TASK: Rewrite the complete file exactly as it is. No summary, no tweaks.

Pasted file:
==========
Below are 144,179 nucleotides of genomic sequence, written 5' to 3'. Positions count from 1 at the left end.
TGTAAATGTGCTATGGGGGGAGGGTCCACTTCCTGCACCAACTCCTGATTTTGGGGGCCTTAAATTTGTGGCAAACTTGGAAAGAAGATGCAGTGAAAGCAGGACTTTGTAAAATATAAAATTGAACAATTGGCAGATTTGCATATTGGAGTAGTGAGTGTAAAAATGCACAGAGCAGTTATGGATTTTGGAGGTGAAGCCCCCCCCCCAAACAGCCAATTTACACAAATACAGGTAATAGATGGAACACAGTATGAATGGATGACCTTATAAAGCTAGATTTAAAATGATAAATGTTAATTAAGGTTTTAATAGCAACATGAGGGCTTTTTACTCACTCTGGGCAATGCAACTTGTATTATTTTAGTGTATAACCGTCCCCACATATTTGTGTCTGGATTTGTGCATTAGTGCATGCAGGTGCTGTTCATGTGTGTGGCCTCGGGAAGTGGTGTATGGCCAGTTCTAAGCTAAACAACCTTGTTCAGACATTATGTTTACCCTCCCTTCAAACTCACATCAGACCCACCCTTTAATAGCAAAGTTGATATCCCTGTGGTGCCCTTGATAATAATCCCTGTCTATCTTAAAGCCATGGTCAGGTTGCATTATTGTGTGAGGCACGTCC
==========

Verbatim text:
Below are 144,179 nucleotides of genomic sequence, written 5' to 3'. Positions count from 1 at the left end.
TGTAAATGTGCTATGGGGGGAGGGTCCACTTCCTGCACCAACTCCTGATTTTGGGGGCCTTAAATTTGTGGCAAACTTGGAAAGAAGATGCAGTGAAAGCAGGACTTTGTAAAATATAAAATTGAACAATTGGCAGATTTGCATATTGGAGTAGTGAGTGTAAAAATGCACAGAGCAGTTATGGATTTTGGAGGTGAAGCCCCCCCCCCAAACAGCCAATTTACACAAATACAGGTAATAGATGGAACACAGTATGAATGGATGACCTTATAAAGCTAGATTTAAAATGATAAATGTTAATTAAGGTTTTAATAGCAACATGAGGGCTTTTTACTCACTCTGGGCAATGCAACTTGTATTATTTTAGTGTATAACCGTCCCCACATATTTGTGTCTGGATTTGTGCATTAGTGCATGCAGGTGCTGTTCATGTGTGTGGCCTCGGGAAGTGGTGTATGGCCAGTTCTAAGCTAAACAACCTTGTTCAGACATTATGTTTACCCTCCCTTCAAACTCACATCAGACCCACCCTTTAATAGCAAAGTTGATATCCCTGTGGTGCCCTTGATAATAATCCCTGTCTATCTTAAAGCCATGGTCAGGTTGCATTATTGTGTGAGGCACGTCC